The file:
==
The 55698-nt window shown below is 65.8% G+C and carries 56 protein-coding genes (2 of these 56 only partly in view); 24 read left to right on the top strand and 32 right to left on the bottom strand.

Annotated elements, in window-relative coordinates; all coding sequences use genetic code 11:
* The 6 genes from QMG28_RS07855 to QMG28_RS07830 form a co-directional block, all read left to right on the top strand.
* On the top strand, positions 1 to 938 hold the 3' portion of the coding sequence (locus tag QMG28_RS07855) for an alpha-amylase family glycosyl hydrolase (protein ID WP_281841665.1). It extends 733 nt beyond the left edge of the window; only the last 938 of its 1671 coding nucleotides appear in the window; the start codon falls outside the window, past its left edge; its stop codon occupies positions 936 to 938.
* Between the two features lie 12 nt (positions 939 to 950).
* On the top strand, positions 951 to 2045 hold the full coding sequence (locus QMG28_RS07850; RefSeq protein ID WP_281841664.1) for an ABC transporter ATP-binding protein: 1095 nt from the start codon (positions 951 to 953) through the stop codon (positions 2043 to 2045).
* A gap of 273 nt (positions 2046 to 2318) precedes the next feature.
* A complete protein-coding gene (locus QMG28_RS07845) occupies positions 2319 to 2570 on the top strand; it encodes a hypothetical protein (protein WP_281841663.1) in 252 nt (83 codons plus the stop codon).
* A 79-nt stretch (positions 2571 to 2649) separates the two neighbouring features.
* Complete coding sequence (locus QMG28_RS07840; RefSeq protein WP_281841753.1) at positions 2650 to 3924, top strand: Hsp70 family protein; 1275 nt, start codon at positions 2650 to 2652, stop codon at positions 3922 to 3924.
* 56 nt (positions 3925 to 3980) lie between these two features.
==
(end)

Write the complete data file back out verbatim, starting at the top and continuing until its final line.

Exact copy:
The 55698-nt window shown below is 65.8% G+C and carries 56 protein-coding genes (2 of these 56 only partly in view); 24 read left to right on the top strand and 32 right to left on the bottom strand.

Annotated elements, in window-relative coordinates; all coding sequences use genetic code 11:
* The 6 genes from QMG28_RS07855 to QMG28_RS07830 form a co-directional block, all read left to right on the top strand.
* On the top strand, positions 1 to 938 hold the 3' portion of the coding sequence (locus tag QMG28_RS07855) for an alpha-amylase family glycosyl hydrolase (protein ID WP_281841665.1). It extends 733 nt beyond the left edge of the window; only the last 938 of its 1671 coding nucleotides appear in the window; the start codon falls outside the window, past its left edge; its stop codon occupies positions 936 to 938.
* Between the two features lie 12 nt (positions 939 to 950).
* On the top strand, positions 951 to 2045 hold the full coding sequence (locus QMG28_RS07850; RefSeq protein ID WP_281841664.1) for an ABC transporter ATP-binding protein: 1095 nt from the start codon (positions 951 to 953) through the stop codon (positions 2043 to 2045).
* A gap of 273 nt (positions 2046 to 2318) precedes the next feature.
* A complete protein-coding gene (locus QMG28_RS07845) occupies positions 2319 to 2570 on the top strand; it encodes a hypothetical protein (protein WP_281841663.1) in 252 nt (83 codons plus the stop codon).
* A 79-nt stretch (positions 2571 to 2649) separates the two neighbouring features.
* Complete coding sequence (locus QMG28_RS07840; RefSeq protein WP_281841753.1) at positions 2650 to 3924, top strand: Hsp70 family protein; 1275 nt, start codon at positions 2650 to 2652, stop codon at positions 3922 to 3924.
* 56 nt (positions 3925 to 3980) lie between these two features.